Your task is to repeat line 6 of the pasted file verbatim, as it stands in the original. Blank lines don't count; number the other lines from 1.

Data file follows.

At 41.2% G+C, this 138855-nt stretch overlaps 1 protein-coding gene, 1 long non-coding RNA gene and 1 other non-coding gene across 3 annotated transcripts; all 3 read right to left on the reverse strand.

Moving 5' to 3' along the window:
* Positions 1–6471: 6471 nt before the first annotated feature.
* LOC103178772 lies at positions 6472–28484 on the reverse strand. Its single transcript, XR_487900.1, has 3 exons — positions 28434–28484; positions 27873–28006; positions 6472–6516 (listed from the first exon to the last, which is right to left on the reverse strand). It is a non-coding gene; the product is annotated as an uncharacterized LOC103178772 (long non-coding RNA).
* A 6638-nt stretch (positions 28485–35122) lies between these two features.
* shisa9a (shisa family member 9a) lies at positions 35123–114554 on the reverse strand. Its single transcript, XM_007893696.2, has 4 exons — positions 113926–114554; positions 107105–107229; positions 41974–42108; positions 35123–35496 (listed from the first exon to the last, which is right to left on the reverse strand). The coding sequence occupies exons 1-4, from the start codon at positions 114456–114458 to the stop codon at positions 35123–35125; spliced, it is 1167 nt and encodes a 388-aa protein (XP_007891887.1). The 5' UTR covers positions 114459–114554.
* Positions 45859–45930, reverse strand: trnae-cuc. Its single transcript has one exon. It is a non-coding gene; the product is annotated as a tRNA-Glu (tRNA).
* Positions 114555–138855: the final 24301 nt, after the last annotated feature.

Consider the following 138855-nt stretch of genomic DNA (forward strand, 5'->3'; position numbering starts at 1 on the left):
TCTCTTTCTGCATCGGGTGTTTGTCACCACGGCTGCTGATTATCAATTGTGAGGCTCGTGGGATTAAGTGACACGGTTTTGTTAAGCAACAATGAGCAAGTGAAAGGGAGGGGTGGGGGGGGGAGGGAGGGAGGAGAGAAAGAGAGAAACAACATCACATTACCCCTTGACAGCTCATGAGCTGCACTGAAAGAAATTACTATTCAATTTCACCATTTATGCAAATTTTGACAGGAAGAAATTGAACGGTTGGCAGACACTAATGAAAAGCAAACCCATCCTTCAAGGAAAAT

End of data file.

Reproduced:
* shisa9a (shisa family member 9a) lies at positions 35123–114554 on the reverse strand. Its single transcript, XM_007893696.2, has 4 exons — positions 113926–114554; positions 107105–107229; positions 41974–42108; positions 35123–35496 (listed from the first exon to the last, which is right to left on the reverse strand). The coding sequence occupies exons 1-4, from the start codon at positions 114456–114458 to the stop codon at positions 35123–35125; spliced, it is 1167 nt and encodes a 388-aa protein (XP_007891887.1). The 5' UTR covers positions 114459–114554.